What does that look like? We make agreements. Maybe we agree to meet for dinner, show up for the school play for our child, or complete the multi-million dollar project. Sometimes we run late. Sometimes we don’t show up. Sometimes we fail. When that happens, talk to everyone who was impacted. Don’t make excuses. Tell them what you did and tell them what you didn’t do. Tell them what was lost for you and what you see was lost for them (opportunity, love, trust) through your actions and inactions. Be real. Be honest. Don’t fake it or try to look good. Be real and to the point.

Ask questions. Be curious.

Be curious and ask them about their experience. Then listen without defending or running away. Validate their experience with your words and your listening. The phrase “that makes sense” can go a long way towards letting someone know you get them without saying you agree with them.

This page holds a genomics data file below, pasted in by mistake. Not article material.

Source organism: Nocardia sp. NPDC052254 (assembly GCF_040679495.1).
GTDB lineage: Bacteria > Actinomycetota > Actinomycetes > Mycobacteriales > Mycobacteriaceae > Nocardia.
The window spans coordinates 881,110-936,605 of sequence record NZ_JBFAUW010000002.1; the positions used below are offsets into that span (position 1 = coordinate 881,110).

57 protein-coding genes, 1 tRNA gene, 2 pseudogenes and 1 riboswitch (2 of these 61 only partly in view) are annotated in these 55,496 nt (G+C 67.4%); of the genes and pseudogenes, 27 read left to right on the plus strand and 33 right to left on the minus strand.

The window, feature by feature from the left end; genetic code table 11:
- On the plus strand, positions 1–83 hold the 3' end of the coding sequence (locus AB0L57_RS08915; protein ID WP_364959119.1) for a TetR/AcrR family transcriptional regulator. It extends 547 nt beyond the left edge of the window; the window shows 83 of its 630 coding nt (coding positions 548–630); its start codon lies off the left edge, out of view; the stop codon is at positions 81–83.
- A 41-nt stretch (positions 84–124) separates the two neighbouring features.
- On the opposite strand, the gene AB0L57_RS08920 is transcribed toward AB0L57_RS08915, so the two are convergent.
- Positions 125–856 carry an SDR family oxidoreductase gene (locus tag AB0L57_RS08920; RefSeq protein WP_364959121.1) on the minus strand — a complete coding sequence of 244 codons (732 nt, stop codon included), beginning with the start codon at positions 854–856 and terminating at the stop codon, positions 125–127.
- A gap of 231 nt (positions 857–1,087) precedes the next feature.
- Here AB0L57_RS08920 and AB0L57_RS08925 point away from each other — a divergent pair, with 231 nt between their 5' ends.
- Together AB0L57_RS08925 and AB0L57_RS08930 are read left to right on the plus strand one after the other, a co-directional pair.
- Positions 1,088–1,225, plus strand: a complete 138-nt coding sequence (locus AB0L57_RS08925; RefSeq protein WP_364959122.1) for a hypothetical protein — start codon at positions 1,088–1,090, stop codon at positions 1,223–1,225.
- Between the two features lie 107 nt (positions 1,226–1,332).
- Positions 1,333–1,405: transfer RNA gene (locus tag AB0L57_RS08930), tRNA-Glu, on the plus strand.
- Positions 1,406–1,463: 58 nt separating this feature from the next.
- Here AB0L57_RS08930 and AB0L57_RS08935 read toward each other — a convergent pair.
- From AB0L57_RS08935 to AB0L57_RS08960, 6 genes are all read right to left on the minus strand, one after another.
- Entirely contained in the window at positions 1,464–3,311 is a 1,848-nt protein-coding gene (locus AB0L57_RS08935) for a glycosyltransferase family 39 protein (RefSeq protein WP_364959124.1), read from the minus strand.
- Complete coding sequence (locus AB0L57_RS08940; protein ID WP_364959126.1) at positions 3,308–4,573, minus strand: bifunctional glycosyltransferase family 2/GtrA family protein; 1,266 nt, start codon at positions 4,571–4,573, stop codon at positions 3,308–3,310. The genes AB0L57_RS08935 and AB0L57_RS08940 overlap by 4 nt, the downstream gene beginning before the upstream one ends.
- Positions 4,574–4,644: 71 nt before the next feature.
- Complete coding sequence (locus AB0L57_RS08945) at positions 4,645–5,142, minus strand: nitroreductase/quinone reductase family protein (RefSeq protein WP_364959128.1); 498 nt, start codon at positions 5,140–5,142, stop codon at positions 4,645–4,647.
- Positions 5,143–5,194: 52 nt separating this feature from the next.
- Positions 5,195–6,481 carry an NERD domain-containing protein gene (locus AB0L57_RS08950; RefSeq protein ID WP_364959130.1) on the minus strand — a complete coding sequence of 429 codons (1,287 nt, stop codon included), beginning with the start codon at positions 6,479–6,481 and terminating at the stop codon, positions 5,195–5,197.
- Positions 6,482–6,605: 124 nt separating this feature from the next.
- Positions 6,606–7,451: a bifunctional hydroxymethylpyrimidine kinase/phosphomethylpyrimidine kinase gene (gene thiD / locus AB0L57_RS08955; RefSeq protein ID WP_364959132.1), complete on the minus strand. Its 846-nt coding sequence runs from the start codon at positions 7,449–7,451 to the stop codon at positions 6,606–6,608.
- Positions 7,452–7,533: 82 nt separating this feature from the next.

If you’d like someone to hold you while you look for your blindspots, if you want company to see what’s looming and about to run over you, give me a call. I’d love to sit with you, hold you if you want to be held, and reclaim your ability to be the master or mistress of your own life.

Love and freedom are available for you. Right now. Right here.

Note – The leadership training I am in is the Introduction Leaders Program with Landmark. Their signature workshop “The Landmark Forum” addresses inauthenticity, reclaiming your power, and living a life you love in a groundbreaking and very effective way. I highly recommend it. The Landmark Forum is offered in many locations throughout the USA and around the world. Visit https://www.landmarkworldwide.com/schedules to find a date and location near you.